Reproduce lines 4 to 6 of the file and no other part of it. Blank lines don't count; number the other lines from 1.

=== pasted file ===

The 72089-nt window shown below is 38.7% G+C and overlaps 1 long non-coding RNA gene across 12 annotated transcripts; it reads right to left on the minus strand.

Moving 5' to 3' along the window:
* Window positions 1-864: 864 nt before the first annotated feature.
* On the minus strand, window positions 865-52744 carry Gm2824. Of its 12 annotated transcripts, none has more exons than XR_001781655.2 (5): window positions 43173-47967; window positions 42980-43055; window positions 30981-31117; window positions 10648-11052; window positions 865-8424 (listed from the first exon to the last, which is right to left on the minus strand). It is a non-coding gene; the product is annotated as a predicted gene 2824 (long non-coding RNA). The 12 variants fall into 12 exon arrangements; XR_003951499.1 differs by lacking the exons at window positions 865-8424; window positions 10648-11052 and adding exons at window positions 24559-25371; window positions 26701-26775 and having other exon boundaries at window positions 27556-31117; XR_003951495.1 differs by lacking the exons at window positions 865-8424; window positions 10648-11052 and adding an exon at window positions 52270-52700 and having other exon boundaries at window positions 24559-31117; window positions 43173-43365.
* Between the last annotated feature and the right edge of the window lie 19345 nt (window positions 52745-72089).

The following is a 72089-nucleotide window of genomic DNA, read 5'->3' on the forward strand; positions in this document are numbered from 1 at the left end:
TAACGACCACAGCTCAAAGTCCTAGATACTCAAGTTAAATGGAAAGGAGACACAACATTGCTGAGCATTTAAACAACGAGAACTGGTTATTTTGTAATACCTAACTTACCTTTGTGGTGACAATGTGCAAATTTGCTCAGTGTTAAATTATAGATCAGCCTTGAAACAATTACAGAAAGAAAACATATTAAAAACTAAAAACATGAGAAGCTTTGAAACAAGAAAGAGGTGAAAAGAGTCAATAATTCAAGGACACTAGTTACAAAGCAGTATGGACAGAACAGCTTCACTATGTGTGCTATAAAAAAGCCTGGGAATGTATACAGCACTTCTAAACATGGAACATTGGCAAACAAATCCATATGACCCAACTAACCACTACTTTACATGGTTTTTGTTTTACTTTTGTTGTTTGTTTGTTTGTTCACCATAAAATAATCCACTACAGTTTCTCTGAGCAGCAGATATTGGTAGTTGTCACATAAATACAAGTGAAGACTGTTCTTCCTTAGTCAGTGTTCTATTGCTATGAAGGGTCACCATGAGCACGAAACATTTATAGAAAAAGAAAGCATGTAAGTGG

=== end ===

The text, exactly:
* On the minus strand, window positions 865-52744 carry Gm2824. Of its 12 annotated transcripts, none has more exons than XR_001781655.2 (5): window positions 43173-47967; window positions 42980-43055; window positions 30981-31117; window positions 10648-11052; window positions 865-8424 (listed from the first exon to the last, which is right to left on the minus strand). It is a non-coding gene; the product is annotated as a predicted gene 2824 (long non-coding RNA). The 12 variants fall into 12 exon arrangements; XR_003951499.1 differs by lacking the exons at window positions 865-8424; window positions 10648-11052 and adding exons at window positions 24559-25371; window positions 26701-26775 and having other exon boundaries at window positions 27556-31117; XR_003951495.1 differs by lacking the exons at window positions 865-8424; window positions 10648-11052 and adding an exon at window positions 52270-52700 and having other exon boundaries at window positions 24559-31117; window positions 43173-43365.
* Between the last annotated feature and the right edge of the window lie 19345 nt (window positions 52745-72089).

The following is a 72089-nucleotide window of genomic DNA, read 5'->3' on the forward strand; positions in this document are numbered from 1 at the left end: